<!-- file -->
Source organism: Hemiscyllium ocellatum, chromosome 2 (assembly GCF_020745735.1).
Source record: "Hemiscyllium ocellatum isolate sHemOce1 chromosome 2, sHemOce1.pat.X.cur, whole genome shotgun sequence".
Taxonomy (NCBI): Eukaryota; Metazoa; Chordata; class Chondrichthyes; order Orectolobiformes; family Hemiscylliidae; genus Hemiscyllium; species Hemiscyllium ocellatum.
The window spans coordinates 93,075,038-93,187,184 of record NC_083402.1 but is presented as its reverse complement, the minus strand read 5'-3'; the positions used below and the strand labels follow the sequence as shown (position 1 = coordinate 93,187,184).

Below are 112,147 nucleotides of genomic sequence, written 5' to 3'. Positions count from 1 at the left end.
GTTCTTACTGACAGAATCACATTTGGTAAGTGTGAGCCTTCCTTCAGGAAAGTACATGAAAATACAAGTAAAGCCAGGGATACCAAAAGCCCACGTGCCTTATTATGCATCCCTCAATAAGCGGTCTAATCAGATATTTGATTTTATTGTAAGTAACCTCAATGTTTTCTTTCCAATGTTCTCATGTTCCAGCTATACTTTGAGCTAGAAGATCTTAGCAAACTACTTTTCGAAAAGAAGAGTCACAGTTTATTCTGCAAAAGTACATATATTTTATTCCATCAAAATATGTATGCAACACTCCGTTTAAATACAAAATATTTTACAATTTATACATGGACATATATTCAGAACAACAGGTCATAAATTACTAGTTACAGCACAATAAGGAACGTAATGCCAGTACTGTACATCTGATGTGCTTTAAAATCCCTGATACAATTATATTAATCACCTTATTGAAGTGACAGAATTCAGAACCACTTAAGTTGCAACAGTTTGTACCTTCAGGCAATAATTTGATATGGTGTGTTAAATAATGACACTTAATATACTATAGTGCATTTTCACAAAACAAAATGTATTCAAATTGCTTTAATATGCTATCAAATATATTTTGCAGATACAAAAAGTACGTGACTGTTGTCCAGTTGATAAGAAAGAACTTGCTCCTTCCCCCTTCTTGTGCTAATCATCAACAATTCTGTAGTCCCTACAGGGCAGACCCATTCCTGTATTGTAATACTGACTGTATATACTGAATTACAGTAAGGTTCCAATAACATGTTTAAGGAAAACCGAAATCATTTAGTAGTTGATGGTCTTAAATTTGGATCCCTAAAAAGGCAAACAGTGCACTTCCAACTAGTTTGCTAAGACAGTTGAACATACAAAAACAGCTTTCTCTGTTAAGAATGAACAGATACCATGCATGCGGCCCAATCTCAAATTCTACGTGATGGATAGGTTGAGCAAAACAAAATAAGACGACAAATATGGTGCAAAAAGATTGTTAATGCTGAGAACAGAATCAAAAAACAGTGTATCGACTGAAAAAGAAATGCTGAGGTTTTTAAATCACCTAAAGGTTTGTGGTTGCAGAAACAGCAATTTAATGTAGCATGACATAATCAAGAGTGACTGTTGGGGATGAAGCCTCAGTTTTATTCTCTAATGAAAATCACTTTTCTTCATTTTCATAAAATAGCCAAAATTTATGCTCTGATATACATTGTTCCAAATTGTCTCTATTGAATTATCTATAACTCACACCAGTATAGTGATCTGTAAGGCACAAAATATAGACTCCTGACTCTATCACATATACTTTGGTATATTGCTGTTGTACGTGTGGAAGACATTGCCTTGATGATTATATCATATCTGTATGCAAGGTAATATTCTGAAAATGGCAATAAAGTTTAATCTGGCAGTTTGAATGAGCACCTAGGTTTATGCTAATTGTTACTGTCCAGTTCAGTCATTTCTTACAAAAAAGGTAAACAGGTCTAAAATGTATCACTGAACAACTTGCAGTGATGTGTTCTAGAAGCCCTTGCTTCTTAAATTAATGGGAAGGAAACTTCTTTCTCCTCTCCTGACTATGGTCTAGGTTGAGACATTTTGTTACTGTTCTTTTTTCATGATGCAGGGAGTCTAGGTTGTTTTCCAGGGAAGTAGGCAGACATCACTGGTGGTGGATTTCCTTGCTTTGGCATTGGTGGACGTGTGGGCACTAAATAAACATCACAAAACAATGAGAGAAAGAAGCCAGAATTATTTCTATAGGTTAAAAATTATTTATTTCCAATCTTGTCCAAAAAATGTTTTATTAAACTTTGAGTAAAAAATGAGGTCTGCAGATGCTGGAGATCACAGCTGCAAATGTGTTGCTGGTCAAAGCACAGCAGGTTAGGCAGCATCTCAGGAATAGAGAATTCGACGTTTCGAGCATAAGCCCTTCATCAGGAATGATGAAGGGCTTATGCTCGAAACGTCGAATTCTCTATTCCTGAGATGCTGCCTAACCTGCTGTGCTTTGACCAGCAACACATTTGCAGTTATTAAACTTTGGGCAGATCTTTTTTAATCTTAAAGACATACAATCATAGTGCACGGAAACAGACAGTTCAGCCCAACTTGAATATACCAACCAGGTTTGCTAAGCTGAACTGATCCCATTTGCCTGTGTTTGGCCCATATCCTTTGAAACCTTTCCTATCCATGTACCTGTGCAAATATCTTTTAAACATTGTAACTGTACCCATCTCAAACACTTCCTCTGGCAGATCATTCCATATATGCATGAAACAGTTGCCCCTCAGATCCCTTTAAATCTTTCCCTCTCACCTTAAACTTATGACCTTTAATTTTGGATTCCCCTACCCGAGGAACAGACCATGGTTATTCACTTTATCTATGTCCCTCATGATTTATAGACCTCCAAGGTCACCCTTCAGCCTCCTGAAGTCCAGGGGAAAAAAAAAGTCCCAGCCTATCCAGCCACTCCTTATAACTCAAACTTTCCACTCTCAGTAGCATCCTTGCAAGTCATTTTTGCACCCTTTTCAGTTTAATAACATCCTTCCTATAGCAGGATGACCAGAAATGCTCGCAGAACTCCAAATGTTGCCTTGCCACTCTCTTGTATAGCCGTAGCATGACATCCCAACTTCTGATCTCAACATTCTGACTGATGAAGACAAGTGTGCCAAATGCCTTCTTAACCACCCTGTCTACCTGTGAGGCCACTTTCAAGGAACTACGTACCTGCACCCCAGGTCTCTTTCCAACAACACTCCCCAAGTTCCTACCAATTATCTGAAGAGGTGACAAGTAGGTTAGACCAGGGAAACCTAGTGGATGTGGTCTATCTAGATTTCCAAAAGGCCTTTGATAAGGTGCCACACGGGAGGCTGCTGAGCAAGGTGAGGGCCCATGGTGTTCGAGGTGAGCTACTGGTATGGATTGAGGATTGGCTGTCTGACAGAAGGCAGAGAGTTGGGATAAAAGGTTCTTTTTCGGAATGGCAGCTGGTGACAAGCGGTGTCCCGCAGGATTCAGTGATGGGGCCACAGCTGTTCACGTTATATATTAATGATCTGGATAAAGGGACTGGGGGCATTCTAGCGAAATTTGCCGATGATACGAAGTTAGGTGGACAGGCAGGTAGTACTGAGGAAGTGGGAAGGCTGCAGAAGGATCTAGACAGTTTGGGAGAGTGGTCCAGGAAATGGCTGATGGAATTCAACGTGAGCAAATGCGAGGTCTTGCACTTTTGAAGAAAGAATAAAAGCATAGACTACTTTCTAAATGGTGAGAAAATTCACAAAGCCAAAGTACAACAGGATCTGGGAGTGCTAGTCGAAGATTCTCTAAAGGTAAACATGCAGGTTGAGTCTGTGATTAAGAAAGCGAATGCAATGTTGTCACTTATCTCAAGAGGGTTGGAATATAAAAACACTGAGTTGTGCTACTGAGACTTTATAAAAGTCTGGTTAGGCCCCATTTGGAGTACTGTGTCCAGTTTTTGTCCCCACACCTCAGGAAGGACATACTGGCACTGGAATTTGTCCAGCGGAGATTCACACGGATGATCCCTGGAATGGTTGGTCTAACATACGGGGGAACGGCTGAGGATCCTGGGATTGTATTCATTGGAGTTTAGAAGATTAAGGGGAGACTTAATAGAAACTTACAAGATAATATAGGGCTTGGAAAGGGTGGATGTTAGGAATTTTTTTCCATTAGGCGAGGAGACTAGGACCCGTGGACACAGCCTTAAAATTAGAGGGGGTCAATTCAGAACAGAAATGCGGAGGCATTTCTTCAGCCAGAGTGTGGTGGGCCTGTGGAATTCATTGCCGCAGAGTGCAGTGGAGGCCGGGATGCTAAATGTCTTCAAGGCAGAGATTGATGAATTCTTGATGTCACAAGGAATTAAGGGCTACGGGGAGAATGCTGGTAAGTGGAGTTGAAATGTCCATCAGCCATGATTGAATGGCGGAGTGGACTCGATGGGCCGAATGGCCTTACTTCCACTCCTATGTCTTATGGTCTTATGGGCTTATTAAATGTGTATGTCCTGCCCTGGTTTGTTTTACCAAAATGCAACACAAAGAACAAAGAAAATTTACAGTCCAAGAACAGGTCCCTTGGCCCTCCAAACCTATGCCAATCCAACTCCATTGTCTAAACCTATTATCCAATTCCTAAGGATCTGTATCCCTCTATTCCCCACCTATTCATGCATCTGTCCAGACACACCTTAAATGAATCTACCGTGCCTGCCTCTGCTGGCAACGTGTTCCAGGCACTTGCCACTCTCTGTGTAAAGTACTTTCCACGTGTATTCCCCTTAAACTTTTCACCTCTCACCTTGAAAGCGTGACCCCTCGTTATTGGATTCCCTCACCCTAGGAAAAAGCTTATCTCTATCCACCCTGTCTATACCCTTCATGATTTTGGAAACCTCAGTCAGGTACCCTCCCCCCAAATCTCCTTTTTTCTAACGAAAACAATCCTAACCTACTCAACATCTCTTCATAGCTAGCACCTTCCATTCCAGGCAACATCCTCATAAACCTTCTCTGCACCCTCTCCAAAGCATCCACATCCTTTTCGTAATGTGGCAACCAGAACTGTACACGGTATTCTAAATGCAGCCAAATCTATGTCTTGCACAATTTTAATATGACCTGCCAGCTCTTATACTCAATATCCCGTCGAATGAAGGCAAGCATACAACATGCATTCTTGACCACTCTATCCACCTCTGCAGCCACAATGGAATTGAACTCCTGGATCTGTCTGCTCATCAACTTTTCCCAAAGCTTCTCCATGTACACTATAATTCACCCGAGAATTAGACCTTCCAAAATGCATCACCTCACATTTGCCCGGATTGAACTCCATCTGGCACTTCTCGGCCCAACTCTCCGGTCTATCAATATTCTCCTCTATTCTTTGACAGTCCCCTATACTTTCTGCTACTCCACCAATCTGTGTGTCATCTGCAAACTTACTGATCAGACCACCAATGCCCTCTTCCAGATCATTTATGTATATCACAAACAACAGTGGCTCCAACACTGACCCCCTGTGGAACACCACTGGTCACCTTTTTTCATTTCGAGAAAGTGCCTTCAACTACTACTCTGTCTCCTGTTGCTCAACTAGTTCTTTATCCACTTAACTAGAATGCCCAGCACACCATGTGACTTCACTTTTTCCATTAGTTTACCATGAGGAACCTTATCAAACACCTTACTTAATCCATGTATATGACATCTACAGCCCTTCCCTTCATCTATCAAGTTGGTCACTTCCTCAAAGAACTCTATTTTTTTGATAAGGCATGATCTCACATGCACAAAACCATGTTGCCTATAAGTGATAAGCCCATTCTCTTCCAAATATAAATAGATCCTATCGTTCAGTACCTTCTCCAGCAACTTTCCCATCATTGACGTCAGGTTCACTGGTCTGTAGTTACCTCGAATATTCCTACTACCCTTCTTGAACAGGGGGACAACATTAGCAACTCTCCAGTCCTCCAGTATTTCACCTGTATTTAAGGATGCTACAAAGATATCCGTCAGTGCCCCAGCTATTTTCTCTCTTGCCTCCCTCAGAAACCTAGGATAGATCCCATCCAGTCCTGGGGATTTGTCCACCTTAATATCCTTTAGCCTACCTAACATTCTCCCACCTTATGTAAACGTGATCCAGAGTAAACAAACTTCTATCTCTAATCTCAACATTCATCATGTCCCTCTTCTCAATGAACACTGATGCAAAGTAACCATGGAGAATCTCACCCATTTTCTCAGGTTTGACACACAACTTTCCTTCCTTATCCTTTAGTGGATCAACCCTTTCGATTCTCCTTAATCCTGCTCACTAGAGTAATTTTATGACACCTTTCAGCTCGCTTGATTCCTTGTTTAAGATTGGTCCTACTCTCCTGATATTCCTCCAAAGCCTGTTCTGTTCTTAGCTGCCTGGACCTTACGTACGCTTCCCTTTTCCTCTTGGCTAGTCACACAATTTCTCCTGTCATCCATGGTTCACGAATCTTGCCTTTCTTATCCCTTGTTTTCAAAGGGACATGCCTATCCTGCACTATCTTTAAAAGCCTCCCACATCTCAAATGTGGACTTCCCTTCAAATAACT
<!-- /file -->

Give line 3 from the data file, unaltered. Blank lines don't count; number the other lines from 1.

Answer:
Taxonomy (NCBI): Eukaryota; Metazoa; Chordata; class Chondrichthyes; order Orectolobiformes; family Hemiscylliidae; genus Hemiscyllium; species Hemiscyllium ocellatum.